Had an interesting chat with someone today regarding dogcollars and the issue of 'favourites' and as it unfolded it made me smile as the underlying issues came to the fore. The major issue appeared to be: 'I/we should be the favourites, not them!'
Over the years I have been taught (many, many times) that, 'ministers should never make friends with those in their church'. The interesting thing is that I have often received two pieces of wisdom, often from the same person and they are this:
i. Having friends in your church makes you vulnerable, and
ii. Not having close and accessible friends makes you vulnerable
I would like to think that everyone in the church I belong to is a friend (i.e. we are not enemies) but I am realistic enough to know that not everyone in church will be good, close, or best friends and that none of them will ever be my very bestest friend ever (that's God and the Wife).
Acquaintances - Some will never be more than casual acquaintances. I know their faces and a little of their home situation (married, kids, and the like) but I know I'm never going to be close because we don't share the same hobbies, interests and stuff. These are the people you know in passing but never really get to stop and engage with - and this is often not for the want of trying. Acquaintances might be the starting point but, for some, can also be the pinnacle of the relationship!
There are varying degrees of friendship:
Friends - I usually find that people who consider me to be a 'friend' actually become that but others, regardless of how much you try, will never become friends because they don't really want such a relationship. Friends are the people you spend time with because they, and you, want to. You might not share much the same but you enjoy each others company. I would hope that this would be the minimum position for Christians - but sadly not always!
Good Friends - These are the people who share some of the same interests and goals and strive to spend time with you and respond warmly when you invite them to do the same. They are part of your middle circle on the friend atom and are people who can be relied upon and who can rely upon you. The sort of people who will be there should you need them on a 'works both ways' basis!
Many of those I consider to be 'good friends' are people that disagree with me on some issues and don't share the same values, attitudes and beliefs perhaps - but being around them (and they around me) is something that is positive and enlivening.
Close Friends - For me these are the people I know I can open up to without fear and with whom I will pray and bring my major issues too safe in the knowledge that the relationship is flat (i.e. we are equals and have mutual respect and trust). These form the inner circle of friends and are eclipsed only by those at the very centre. These are people with whom I share a faith life and know I can stand shoulder-to-shoulder with when it comes to 'being Church' and 'doing the stuff'. I'm happy to fill my life with 'close friends' and yet so many who perhaps publicly crave this want the position but are not willing to pay the price of mutual commitment and 'sold out on Christ-ness' that it demands. This, like any front line role, means that unless we are prepared and willing to do this means we are not covering each other's backs and are in fact liabilities rather than supportive and protective (for that's what close friends are): That said, I'm happy for close friends to fall and fail (because we all do) but the commitment needs to be real.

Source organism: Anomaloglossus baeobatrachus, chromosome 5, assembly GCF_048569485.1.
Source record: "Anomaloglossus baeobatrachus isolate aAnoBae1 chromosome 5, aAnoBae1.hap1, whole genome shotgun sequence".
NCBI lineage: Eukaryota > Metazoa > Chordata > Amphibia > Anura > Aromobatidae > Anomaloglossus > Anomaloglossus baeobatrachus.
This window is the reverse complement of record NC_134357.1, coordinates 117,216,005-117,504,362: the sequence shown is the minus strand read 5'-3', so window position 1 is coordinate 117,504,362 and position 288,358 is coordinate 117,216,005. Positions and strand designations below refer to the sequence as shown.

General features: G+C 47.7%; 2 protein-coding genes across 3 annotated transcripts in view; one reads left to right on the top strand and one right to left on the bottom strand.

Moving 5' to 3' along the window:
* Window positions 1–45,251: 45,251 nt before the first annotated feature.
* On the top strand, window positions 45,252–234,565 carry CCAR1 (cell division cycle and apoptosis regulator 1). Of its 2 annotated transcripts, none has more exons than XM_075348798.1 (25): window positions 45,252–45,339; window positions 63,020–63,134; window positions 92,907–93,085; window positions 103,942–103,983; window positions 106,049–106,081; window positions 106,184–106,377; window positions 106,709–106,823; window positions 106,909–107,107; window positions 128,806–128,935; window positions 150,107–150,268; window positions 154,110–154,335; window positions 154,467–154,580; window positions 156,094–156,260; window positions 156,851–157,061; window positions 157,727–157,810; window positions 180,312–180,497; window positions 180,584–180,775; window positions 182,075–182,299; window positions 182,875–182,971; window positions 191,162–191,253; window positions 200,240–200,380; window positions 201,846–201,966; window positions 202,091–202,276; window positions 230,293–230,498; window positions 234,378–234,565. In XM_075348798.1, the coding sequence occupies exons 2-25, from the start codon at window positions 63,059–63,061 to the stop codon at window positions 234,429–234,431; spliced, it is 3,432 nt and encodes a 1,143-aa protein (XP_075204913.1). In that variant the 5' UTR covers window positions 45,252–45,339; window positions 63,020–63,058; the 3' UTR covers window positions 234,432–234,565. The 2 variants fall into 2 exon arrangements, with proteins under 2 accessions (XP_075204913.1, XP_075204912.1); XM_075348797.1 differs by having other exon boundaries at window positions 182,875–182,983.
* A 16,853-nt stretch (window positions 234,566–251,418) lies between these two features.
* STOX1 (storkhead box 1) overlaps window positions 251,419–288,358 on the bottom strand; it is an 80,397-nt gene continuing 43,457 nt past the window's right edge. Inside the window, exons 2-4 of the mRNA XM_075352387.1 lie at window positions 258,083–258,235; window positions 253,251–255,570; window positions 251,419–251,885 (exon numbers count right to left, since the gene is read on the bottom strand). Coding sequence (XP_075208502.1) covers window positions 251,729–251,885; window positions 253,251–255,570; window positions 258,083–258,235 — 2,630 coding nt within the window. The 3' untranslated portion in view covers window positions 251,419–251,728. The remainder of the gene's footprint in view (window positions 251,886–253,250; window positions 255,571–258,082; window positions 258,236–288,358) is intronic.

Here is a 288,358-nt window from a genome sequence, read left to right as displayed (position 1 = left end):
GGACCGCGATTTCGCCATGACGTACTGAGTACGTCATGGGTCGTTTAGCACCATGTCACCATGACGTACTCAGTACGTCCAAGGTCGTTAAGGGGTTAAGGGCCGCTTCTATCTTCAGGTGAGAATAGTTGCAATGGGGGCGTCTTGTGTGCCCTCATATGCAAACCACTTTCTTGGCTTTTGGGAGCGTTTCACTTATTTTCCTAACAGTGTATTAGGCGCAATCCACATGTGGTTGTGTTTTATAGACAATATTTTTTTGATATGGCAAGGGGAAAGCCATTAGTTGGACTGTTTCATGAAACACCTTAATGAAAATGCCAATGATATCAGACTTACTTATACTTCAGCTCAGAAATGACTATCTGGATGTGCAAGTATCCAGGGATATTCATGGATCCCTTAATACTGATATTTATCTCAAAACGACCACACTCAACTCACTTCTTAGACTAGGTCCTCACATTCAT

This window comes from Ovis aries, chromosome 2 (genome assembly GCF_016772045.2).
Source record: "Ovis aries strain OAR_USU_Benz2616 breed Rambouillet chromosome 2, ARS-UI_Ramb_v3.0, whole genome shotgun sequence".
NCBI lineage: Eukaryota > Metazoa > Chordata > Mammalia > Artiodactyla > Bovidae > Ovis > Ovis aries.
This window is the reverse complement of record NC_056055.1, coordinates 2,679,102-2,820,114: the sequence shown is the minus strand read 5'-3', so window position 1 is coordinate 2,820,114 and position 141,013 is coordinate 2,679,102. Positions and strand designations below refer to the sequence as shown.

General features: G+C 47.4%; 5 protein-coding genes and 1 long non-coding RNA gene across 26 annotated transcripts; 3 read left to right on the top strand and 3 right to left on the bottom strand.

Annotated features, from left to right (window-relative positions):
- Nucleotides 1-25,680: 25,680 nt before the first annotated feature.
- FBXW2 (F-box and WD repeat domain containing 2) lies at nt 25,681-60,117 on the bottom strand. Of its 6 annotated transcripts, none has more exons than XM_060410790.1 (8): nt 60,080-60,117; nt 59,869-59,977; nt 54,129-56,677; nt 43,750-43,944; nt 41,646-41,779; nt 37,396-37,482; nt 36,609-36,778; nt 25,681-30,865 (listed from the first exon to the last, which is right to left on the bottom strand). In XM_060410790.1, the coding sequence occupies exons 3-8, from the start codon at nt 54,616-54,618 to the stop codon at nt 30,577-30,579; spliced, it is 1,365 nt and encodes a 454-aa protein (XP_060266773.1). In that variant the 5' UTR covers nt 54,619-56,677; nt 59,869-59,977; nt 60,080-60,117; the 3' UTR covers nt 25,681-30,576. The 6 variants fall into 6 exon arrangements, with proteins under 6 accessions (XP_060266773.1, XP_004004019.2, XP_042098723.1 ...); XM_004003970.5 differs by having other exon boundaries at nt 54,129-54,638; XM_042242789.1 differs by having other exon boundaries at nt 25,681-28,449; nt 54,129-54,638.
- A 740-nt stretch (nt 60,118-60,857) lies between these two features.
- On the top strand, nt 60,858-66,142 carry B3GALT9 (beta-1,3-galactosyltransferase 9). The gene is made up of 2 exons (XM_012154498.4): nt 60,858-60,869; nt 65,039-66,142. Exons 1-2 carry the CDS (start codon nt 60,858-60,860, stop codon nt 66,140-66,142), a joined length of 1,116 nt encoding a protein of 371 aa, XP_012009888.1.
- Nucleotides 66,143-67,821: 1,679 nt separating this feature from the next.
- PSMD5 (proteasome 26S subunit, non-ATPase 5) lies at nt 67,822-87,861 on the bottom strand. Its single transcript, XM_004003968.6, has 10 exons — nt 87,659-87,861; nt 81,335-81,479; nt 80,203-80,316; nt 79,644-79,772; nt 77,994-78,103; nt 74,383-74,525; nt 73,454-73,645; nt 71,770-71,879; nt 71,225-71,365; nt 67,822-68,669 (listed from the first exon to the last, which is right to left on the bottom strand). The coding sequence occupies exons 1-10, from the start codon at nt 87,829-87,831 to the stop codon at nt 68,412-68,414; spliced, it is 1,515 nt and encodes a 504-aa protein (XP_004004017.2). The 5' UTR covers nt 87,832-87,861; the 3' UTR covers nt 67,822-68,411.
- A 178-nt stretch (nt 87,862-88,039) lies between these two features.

Best Friend - This nuclear group consists of the very closest people and the number of these is limited and the people are extraordinarily special. I'd have to say that this contains my Wife and a few others. Theoretically all have the potential to be here and yet few are actually are willing to invest the commitment that allows people this close. Interestingly some here might only see me as a good or close friend - but they are those I'd share the deepest innermost bits, my fears, hopes and the nasty bits I'd rather keep hidden. The very centre of this is my other half for she is brutally honest and wonderfully supportive and often shows me the sort of love and acceptance that only she (and God) can.
So that's my four levels of friendship; each leading onwards and upwards. Offering, opening up and supporting, caring and engaging with others in the same way!
The key to ministers having friends is that they do not prefer some over others and this is something I have sought to do. The door has been open and the opportunity is there for anyone to come and be part of my life. The trouble is that some have taken this offer seriously whilst others have said they wanted to be friends but that wasn't what they really wanted. In fact some I have spent time with in the (now obviously) mistaken belief that we were becoming friends have later informed me that this was never the case (and whilst that wounded I soon realised that I probably much better off in that they went!). making friends is making oneself vulnerable and that's never comfortable now, is it?
So should pastors, vicars and leaders have friends in their churches?
Of course they should!
Should pastors, vicars and leaders restrict or choose who can become friends?
First response is 'No' but there does need to be some wisdom and discernment involved - to allow some close might well be folly indeed.
I hope this makes people think and helps some to develop proper Christian and enabling relationships in their congregations and fellowships - it's what Church is all about - innit?